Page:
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^Which one is the real San Fransisco? I'm guessing the second one since the boat has a radar. First of all, for me theming is very important, theme parks are meant to be escapist places so they should make the effort to theme their rides. IMO it is possible for any ride to be themed well, it just depends on the creativity of the designer. Also, if I were a park I would have a smaller ride with better theming than a large ride with poor theming, so for instance I would prefer a small highly themed ride like Black Mamba over something large but sparsely themed like Sliver Bullet. Needless to say, Universal and Disney are my favourite parks. I think that theming the queue area and station is most important for starters as this is where riders will spend most of their time and would have the time to appreciate it. For the ride itself, perhaps theme the low to the ground areas, but landscaping should be done in the remaining areas as it is a waste of time otherwise. I think also, if the park didnt have the budget to theme and entire queue then they should perhaps theme the latter section, but leave the first part plain so there is a clear transition into the themed section, and have some sort of portal that signifies this transition. Space mountain sort of does this, it's just a regular outdoor waiting area at the start, but once you enter the building the rest of the park fades away. But with theming, it should be go hard or go home. First of all, the theming should make sense, it shouldnt be about just 'flavouring' a ride with a few disjointed objects that somehow relate to the theme. GD is an example of this, the outside walls of the building seem to just have random foam signs and fixtures everywhere that dont really mean anything. It would be better for instance if they had fixtures, then had the signs relevant to them right beside. Batwing does this too as the theming around the ride is a few batman related objects, but nothing cohesive. Realism is the key and if a park is going to theme a ride, they should do plenty of research to ensure it looks the part. Wild west falls is a bit guilty of the random objects method in the queue too, but at least they have used real looking items. However once on the ride the progression through each zone works well since a central idea is retained in each area. Flat rides are a challenge to theme, so for them the focus should be more on making the ride look appeal to bystanders as well as those in the queue. The two main DW flats do this nicely, but of course you could always go further. Sometimes, with the minimal theming approach, such as in WWW it can be OK if the thematic elements look good in their own right. Take the BRO, while the big shade structure doesn't make it feel like you are in an octopus, to bystanders it is a cheeky visual gag which makes it OK. IMO WWW isn't themed at all as you always feel as if you are in a waterpark, but the few beachy things they have around provide some nice photo ops and "oh look at that" type moments.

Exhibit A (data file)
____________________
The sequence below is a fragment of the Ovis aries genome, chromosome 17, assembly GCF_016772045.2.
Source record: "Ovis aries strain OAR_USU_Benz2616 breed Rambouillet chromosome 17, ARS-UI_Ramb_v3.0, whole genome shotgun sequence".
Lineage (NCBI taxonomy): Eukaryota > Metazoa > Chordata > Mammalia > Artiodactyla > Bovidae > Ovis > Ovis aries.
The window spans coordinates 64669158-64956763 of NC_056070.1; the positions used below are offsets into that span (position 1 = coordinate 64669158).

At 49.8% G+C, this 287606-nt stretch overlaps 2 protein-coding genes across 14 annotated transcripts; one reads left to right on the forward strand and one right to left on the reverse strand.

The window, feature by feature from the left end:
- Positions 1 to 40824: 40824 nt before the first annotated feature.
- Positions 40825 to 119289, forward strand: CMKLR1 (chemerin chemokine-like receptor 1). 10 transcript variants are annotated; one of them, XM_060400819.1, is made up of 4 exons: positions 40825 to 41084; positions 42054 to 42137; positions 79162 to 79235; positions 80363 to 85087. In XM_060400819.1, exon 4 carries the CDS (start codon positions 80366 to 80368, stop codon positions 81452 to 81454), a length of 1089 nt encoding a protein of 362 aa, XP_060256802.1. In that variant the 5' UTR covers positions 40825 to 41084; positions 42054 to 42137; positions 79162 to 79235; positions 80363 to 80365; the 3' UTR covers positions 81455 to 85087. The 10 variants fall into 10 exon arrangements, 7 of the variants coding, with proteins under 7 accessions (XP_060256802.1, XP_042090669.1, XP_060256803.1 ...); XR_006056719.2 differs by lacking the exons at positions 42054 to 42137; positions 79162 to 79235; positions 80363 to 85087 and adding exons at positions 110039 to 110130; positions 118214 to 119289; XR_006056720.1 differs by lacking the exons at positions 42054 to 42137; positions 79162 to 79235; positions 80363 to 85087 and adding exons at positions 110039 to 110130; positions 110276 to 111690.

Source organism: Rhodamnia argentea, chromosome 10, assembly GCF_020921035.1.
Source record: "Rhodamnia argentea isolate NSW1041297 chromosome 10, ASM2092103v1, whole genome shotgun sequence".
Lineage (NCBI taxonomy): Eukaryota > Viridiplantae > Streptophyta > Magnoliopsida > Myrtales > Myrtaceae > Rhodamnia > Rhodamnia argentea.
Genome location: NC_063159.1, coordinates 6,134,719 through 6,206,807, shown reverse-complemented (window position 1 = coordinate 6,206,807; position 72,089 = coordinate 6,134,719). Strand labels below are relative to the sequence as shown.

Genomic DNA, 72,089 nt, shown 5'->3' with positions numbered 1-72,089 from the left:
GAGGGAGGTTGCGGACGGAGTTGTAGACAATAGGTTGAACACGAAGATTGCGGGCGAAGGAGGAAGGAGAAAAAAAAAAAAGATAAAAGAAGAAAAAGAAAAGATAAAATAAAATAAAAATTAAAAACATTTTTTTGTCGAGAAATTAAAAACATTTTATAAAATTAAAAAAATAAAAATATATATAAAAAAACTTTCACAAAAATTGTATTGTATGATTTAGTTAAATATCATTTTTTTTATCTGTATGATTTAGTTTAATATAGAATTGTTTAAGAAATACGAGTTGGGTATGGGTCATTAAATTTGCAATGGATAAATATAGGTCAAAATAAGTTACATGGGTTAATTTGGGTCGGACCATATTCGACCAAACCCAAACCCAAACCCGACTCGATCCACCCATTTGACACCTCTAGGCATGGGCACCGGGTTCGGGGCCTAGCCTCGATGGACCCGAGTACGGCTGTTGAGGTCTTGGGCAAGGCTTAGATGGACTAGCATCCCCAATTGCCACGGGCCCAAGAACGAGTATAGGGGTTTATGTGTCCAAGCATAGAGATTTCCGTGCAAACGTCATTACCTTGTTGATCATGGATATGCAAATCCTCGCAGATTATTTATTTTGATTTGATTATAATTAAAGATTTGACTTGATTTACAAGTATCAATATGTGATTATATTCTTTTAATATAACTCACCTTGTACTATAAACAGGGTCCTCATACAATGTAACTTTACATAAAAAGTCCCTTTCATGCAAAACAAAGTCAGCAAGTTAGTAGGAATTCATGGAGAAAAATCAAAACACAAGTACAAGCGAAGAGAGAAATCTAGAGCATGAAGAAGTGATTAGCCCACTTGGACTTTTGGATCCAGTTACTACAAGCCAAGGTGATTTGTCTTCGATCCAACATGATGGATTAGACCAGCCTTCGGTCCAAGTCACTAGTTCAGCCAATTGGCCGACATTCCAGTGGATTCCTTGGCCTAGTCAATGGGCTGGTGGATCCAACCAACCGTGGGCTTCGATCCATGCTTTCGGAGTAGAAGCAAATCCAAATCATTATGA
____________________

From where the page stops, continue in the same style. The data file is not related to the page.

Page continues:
There's not a single coaster in Australia I feel that has theming that lives up to the ride or vice versa.